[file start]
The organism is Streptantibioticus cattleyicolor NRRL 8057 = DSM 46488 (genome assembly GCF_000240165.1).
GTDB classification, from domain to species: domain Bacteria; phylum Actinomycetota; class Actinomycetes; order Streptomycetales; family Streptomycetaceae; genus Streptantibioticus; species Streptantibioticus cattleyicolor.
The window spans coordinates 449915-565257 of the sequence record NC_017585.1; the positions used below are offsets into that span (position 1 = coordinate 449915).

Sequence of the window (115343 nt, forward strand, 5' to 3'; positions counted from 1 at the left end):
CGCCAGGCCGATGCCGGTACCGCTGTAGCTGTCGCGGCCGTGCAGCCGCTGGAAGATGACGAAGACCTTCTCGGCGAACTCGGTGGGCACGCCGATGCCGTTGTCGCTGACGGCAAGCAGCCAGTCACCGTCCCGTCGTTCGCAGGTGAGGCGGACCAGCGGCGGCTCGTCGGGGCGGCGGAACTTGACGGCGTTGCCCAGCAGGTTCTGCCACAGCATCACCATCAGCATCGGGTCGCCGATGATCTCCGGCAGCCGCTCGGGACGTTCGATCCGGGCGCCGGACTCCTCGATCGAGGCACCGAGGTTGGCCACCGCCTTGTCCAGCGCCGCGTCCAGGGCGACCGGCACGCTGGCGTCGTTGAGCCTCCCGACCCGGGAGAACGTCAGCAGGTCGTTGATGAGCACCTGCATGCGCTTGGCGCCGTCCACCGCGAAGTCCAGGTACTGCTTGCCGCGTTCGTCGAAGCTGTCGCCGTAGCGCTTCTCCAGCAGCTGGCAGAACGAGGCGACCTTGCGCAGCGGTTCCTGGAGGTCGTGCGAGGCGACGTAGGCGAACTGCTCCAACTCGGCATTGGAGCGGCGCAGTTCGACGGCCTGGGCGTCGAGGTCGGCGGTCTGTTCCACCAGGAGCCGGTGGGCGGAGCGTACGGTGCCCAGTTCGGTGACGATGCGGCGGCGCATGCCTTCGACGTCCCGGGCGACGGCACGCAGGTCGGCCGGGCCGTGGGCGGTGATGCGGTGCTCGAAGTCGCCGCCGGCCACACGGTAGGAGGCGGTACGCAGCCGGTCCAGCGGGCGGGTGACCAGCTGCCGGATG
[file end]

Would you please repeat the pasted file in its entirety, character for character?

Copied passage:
The organism is Streptantibioticus cattleyicolor NRRL 8057 = DSM 46488 (genome assembly GCF_000240165.1).
GTDB classification, from domain to species: domain Bacteria; phylum Actinomycetota; class Actinomycetes; order Streptomycetales; family Streptomycetaceae; genus Streptantibioticus; species Streptantibioticus cattleyicolor.
The window spans coordinates 449915-565257 of the sequence record NC_017585.1; the positions used below are offsets into that span (position 1 = coordinate 449915).

Sequence of the window (115343 nt, forward strand, 5' to 3'; positions counted from 1 at the left end):
CGCCAGGCCGATGCCGGTACCGCTGTAGCTGTCGCGGCCGTGCAGCCGCTGGAAGATGACGAAGACCTTCTCGGCGAACTCGGTGGGCACGCCGATGCCGTTGTCGCTGACGGCAAGCAGCCAGTCACCGTCCCGTCGTTCGCAGGTGAGGCGGACCAGCGGCGGCTCGTCGGGGCGGCGGAACTTGACGGCGTTGCCCAGCAGGTTCTGCCACAGCATCACCATCAGCATCGGGTCGCCGATGATCTCCGGCAGCCGCTCGGGACGTTCGATCCGGGCGCCGGACTCCTCGATCGAGGCACCGAGGTTGGCCACCGCCTTGTCCAGCGCCGCGTCCAGGGCGACCGGCACGCTGGCGTCGTTGAGCCTCCCGACCCGGGAGAACGTCAGCAGGTCGTTGATGAGCACCTGCATGCGCTTGGCGCCGTCCACCGCGAAGTCCAGGTACTGCTTGCCGCGTTCGTCGAAGCTGTCGCCGTAGCGCTTCTCCAGCAGCTGGCAGAACGAGGCGACCTTGCGCAGCGGTTCCTGGAGGTCGTGCGAGGCGACGTAGGCGAACTGCTCCAACTCGGCATTGGAGCGGCGCAGTTCGACGGCCTGGGCGTCGAGGTCGGCGGTCTGTTCCACCAGGAGCCGGTGGGCGGAGCGTACGGTGCCCAGTTCGGTGACGATGCGGCGGCGCATGCCTTCGACGTCCCGGGCGACGGCACGCAGGTCGGCCGGGCCGTGGGCGGTGATGCGGTGCTCGAAGTCGCCGCCGGCCACACGGTAGGAGGCGGTACGCAGCCGGTCCAGCGGGCGGGTGACCAGCTGCCGGATG